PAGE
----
Ford Looked Electric in 2021, But Headwinds Are Building

InvestorPlace - Stock Market News, Stock Advice & Trading Tips

The automotive industry has shown remarkable resilience in recent turbulent times. The Covid-19 pandemic has stressed automotive manufacturing processes more than ever, thanks to export disruptions for needed parts and worldwide manufacturing shutdowns. One of the stocks that managed to handle these challenges well is Ford (NYSE:F). But can F stock continue this trajectory?

Ford (<a href=F) dealership sign against a blue sky." width="300" height="169">

Source: D K Grove / Shutterstock.com

The U.S.-based automotive company turned in an incredible performance in 2021 and its stock price more than doubled, finishing the year at $20.77 per share. This rally continued in the first two weeks of 2022, as the F stock market capitalization advanced another 24.5%. The share price reached a 10-year high of $25.87 per share.

This strong performance has been attributable to the acceleration of Ford’s electric vehicle offerings and management’s healthy handling of supply shortages compared to its peers.

But since then, Ford’s shares plunged more than 20%, as the whole market pulled back and investors started pricing in the impacts of rising interest rates on the company’s enormous debt.

Source: Charts by TradingView

Despite that, Ford shares dropped 4.1% year-to-date and have slightly outperformed the broader market. In the same period, the S&P 500 Index (NYSEARCA:SPY), retreated 8.8%.

F Stock’s Fundamentals Look Solid but Debt Remains High

In 2021, the automaker’s sales are expected to increase robustly, up 9.2% year-on-year to $126.8 billion, and are estimated to accelerate by 16% to $146.8 billion in 2022, corresponding to a healthy net margin of 5.12%.

Moreover, the company’s bottom line is on an upward trend. Net income is anticipated to bounce next year by 14.2% to $7.52 billion, and by 15.9% to $8.71 billion in 2023.

More interestingly, Ford has managed to reduce net debt in 2021. Net debt reached $117.1 billion in the third quarter 2021, down 5.5% quarter-on-quarter and is down 14.9% year-on-year. This bodes well for the company in this rising interest rates environment. Besides, F stock recently announced that it redeemed “more than $7.6 billion in high-cost debt in the fourth quarter,” reducing the company’s interest expense and therefore strengthening its balance sheet.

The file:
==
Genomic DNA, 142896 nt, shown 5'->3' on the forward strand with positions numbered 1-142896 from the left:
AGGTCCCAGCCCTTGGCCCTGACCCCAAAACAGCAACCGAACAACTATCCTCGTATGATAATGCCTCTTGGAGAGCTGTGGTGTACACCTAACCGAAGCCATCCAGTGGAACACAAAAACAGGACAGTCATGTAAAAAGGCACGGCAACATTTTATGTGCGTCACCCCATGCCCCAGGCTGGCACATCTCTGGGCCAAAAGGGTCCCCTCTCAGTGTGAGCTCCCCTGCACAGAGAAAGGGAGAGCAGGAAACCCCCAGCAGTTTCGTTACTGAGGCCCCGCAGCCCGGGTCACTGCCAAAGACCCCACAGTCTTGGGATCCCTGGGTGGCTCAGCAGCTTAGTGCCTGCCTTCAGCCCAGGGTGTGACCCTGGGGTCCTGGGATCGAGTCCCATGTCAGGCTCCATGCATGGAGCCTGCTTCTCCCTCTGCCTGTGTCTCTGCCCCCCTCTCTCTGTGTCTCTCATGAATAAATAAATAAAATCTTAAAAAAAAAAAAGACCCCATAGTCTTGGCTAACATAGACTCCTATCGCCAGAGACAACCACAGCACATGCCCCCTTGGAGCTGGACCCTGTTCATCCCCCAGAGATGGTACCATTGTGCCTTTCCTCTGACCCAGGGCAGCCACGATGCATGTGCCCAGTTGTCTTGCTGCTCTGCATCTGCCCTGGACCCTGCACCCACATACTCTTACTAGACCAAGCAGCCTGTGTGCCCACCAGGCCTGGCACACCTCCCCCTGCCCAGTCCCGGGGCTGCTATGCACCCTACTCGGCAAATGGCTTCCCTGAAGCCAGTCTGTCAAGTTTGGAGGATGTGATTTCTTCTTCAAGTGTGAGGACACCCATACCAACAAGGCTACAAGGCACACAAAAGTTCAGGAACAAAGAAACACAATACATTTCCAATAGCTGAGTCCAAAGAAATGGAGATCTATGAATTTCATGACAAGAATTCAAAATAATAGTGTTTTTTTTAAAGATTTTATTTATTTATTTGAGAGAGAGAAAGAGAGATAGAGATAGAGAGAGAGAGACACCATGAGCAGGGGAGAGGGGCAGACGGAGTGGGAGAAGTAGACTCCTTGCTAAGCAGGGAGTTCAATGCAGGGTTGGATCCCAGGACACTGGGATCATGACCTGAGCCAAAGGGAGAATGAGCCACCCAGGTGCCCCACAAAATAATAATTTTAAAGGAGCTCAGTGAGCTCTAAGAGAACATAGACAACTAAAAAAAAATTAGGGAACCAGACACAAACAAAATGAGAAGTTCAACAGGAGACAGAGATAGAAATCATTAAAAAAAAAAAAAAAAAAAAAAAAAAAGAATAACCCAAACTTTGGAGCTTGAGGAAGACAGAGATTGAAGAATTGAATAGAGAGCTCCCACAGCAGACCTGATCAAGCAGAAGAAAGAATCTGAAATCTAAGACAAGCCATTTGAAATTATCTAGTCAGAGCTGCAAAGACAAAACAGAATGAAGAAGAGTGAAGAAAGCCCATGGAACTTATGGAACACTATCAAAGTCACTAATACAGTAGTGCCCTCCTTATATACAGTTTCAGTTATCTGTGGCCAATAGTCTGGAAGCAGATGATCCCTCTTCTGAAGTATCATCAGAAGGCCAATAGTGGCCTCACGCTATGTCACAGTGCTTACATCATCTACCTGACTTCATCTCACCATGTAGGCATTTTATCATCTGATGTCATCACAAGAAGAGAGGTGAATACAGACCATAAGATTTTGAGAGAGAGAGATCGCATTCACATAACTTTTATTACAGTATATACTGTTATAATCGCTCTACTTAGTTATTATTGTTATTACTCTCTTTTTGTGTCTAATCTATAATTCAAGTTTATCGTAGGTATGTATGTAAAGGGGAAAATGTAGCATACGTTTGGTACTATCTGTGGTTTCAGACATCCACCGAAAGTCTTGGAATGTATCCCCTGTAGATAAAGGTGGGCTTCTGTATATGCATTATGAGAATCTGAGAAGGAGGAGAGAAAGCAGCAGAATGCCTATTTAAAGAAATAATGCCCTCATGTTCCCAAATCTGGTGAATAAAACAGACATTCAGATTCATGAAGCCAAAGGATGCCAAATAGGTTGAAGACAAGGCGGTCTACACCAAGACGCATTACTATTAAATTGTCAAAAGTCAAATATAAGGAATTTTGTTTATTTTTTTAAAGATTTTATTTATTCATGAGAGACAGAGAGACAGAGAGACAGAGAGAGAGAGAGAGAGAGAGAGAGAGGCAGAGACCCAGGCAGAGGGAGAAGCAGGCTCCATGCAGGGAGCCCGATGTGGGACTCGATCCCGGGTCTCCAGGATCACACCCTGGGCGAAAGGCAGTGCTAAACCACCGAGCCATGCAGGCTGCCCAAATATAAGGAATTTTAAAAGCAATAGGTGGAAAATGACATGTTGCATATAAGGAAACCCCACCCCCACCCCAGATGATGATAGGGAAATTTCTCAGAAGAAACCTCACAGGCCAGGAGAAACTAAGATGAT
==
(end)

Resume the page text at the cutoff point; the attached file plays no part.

That being said, the company’s leverage ratio established at 5.89x at the end of the the third quarter, which remains high especially in this rising interest rate environment.

F Stock Valuation Is Stretched Compared to Its Peers

Compared to pure electric vehicle players of the industry, Ford’s valuation metrics look cheap. The automaker currently trades at 10.29x estimated 2022 earnings per share and at 2022 EV/EBITDA of only 5.57x.

On the other side, Tesla’s (NASDAQ:TSLA) 2022 P/E ratio is overstretched, with a ratio of 115x, whereas the electric vehicle’s EV/EBITDA stands a 51.1x. Nevertheless, if we look at traditional automakers that are also adding EV production capacity, GM (NYSE:GM) trades at a discount in terms of 2022 P/E, with a ratio of 7.76x, whereas Volkswagen is nearly twice as devaluated as F stock, exchanging at only 5.74x of its 2022e P/E.

Source: Charts by TradingView

I See More Downside Than Upside in F Stock

Ford Motor will release its Q4 2021 earnings report on Feb. 3. In the last three quarters, the automaker beat analysts’ earnings and revenue estimates. This constructive streak is likely to continue, as the company posted in its mid-January release and pointed out strong Q4 sales figures in China, which were up 11.9% quarter-on-quarter to 167,000 units.

Yet recently, concerns about rising interest rates have weighed on F’s stock performance, which is not surprising given Ford’s excessive leverage ratio. In my opinion, these headwinds are likely to endure in the near term, as investors turn towards companies with strong pricing power. Besides, F stock is trading at a premium compared to its traditional automotive peers, indicating that the stock’s correction might not be over. Last but not least, semiconductor supply constraints should linger in 2022, weighing on Ford’s operations and stock valuation.

On the date of publication, Cristian Docan did not have (either directly or indirectly) any positions in the securities mentioned in this article. The opinions expressed in this article are those of the writer, subject to the InvestorPlace.com Publishing Guidelines.

Cristian Docan, a contributor for InvestorPlace.com, has been writing stock market-related articles for Seeking Alpha, Stocknews, and Wealthpop since 2017. He takes a fundamental and technical approach in evaluating stocks for readers, focusing on momentum investing and macro-driven strategies. 

The post Ford Looked Electric in 2021, But Headwinds Are Building appeared first on InvestorPlace.

The views and opinions expressed herein are the views and opinions of the author and do not necessarily reflect those of Nasdaq, Inc.


More Related Articles

Info icon

This data feed is not available at this time.

Sign up for Smart Investing to get the latest news, strategies and tips to help you invest smarter.